Now, I think I should also make a couple of things perfectly clear so as to not detract from the actual source of my ire. I do not think that these idiotic shirts, hats, beads, and other leprechaun vomit products are proof of this nonsensical notion that "the only acceptable racism is that directed towards white Christians". I've come across this opinion in message boards, blog posts and commentary in response to these products, and the stereotypes they propogate. The Irish-Americans, Irish-Canadians, and other members of the Diaspora are not some persecuted minority, forced to endure systematic racism, resulting in a decreased quality of life. This may have been the case several centuries ago, but it isn't anymore. It certainly is not the same thing as groups which are actually systematically stigmatized and repressed, who are deneied the same oportunities as others because of their genetic or ethnic background. So the "it's okay to be racists to white people" meme ammounts to little more than the mewling of people who want to be unabashadely racist, but want to try and play the "...but I'm
persecuted too card". It is the same sort of hollow sympathy seeking from those Evangelical Christians who believe they are also a persecuted minority. So yeah, this isn't about trying to drum up this idea of the poor persecuted Irish.

Yes, these products and the sentiments they espouse are stupid, and do propogate the worst of stereotypes. It is precisely this, that irritates me so. Understanding the history of the Diaspora and how important St. Patrick's Day (and the parade associated with it) was as an outlet to express and celebrate ones culture (which did include their religion), in the face of oppression and that systematic stigma I mentioned eariler, is an important aspect of how the Diaspora did (and did not) hold onto their culture. That it was a day for celebrating Irishness, for keeping those connections to the "old country" alive while asserting their own right to exist in their new country. This is still, for the most part, the main purpose of the numerous Parades which do occur across North America. Almost all of them are organized by local Irish groups, who still maintain that they do so in celebration of their cultural identity.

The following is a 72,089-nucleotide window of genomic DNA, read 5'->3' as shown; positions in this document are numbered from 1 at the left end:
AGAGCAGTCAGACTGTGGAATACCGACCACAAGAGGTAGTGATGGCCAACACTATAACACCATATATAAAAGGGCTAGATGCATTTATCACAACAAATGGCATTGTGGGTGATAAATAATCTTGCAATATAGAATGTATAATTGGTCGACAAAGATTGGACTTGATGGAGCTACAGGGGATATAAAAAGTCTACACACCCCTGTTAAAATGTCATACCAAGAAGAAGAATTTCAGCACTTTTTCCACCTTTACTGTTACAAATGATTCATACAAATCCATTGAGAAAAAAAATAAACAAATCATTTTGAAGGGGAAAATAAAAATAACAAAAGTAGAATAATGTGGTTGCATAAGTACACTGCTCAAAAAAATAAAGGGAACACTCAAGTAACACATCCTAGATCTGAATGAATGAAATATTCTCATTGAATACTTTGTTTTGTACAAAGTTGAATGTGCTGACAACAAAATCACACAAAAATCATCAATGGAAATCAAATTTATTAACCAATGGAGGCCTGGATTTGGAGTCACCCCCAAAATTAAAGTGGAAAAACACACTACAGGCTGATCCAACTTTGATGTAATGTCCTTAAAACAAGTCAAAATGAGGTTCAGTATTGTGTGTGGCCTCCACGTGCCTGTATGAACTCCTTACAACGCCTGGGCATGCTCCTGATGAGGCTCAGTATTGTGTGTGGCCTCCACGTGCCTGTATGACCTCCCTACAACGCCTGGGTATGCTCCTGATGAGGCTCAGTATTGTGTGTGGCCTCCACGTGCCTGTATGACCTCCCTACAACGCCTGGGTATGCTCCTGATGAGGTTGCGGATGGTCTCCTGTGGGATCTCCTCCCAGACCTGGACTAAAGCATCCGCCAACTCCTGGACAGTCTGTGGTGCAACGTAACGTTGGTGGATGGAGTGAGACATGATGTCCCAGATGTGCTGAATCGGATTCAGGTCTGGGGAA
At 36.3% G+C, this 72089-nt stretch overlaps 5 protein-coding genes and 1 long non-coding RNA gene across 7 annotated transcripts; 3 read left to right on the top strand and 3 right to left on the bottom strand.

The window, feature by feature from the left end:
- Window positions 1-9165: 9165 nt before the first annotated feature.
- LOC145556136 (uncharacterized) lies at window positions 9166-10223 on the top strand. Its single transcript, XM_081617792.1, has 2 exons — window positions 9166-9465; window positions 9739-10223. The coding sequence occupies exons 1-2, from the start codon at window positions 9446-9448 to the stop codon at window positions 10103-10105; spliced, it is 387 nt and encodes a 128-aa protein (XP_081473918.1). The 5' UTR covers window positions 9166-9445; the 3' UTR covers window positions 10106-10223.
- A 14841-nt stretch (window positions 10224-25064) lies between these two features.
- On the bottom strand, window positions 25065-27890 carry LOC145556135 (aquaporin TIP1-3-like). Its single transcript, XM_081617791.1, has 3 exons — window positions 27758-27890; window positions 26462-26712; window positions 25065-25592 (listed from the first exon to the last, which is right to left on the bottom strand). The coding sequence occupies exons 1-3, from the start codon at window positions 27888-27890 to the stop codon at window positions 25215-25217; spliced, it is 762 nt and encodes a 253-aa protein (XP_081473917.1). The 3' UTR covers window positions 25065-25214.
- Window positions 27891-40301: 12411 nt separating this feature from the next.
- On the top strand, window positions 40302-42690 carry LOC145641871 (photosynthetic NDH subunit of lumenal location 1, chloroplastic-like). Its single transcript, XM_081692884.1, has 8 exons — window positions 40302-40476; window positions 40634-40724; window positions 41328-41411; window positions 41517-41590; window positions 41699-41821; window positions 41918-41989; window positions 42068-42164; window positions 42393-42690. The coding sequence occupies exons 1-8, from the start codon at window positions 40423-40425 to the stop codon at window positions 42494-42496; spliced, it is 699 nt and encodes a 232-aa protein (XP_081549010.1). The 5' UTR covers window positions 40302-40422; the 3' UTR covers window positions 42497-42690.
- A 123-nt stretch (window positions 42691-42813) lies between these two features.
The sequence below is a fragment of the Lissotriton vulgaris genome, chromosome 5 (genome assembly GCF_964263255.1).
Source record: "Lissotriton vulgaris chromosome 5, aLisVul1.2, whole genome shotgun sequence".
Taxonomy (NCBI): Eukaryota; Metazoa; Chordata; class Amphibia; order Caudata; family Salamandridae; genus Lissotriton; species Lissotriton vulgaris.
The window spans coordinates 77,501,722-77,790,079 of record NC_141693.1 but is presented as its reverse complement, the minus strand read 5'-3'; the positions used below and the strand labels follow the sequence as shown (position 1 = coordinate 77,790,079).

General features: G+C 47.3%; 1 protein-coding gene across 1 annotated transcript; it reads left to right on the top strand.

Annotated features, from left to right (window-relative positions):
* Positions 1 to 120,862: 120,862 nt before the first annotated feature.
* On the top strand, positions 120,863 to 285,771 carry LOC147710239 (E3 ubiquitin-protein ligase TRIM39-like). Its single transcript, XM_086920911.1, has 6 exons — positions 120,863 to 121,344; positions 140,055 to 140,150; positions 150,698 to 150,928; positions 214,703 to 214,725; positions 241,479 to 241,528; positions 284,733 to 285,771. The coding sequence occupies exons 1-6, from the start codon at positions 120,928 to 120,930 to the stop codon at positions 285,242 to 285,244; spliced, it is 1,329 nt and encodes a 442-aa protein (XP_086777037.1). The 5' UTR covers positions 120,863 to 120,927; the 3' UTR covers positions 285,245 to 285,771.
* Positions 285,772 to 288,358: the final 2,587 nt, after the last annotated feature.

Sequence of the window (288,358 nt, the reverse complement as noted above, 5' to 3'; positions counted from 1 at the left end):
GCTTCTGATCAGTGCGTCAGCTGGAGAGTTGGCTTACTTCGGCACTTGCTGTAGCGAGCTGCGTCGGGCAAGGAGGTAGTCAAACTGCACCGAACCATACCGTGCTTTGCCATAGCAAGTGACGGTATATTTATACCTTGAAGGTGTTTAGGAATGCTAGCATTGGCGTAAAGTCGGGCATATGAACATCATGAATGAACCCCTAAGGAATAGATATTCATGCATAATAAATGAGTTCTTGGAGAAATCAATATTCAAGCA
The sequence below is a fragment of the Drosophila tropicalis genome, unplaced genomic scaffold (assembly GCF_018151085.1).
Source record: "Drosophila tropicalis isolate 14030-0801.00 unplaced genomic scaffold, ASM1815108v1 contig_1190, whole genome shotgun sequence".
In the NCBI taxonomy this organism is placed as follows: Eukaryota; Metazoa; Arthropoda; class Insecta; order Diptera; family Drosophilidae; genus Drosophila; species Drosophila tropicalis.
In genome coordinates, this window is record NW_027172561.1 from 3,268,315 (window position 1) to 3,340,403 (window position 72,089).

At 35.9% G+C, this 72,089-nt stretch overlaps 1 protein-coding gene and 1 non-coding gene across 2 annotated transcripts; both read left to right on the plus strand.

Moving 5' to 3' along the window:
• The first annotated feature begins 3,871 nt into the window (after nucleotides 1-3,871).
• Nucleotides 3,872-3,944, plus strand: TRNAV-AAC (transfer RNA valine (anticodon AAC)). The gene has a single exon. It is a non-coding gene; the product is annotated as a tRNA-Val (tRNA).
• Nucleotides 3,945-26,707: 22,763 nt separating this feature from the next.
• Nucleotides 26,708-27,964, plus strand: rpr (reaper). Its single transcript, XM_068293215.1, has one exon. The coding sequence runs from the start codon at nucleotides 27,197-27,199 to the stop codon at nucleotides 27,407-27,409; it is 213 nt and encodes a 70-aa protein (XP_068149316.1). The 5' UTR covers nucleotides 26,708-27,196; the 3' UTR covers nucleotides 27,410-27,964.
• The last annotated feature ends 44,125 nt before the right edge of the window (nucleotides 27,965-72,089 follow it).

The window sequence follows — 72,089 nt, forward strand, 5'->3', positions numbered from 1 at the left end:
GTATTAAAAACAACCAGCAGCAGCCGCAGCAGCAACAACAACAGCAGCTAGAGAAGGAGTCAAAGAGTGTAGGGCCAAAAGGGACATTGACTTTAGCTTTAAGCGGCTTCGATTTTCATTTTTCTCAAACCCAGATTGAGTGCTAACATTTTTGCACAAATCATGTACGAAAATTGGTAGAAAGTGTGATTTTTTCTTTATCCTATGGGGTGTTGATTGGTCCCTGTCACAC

So when a day is supposed to be about celebrating a culture, about celebrating an identity, and that identity is then popularly portrayed as being the worst stereotype of that culture, the meaning and significance is completely lost in a sea of four leaved shamrocks, leprechauns and an alcoholic haze. It isn't an appropriation of Irish culture, because you would need some actual Irish culture to be appropriting. No, its bizzarely just a sophmoric misrepresentation, which is then celebrated as being authentically Irish; cultural misappropriation, perhaps?

I know, already some of the other responses to such lamentations: "...but come on pal, the Irish have a sense of humour about these sorts of things", or (and my personal favourite) "I'm Irish (by which they mean of Irish descent), and I think its funny, what's the harm?" The harm, of course, is completely lost on such folks because their closest contact with actual Irish culture or tradition is the bowl of Lucky Charms they had for breakfast. It is an argument from ignorance because they do not understand the significance, and so are indifferent to the point of arguing that people who do get upset or irritated by such portryals, "just need to lighten up." So when taverns across the land offer "black and tans", to the point where Nike actually developed a shoe which is also named, as a way of "celebrating Irish culture" for St. Patrick's day; isn't a case of stupidity and lack of research, the fault lies with the PC police who can't take a joke.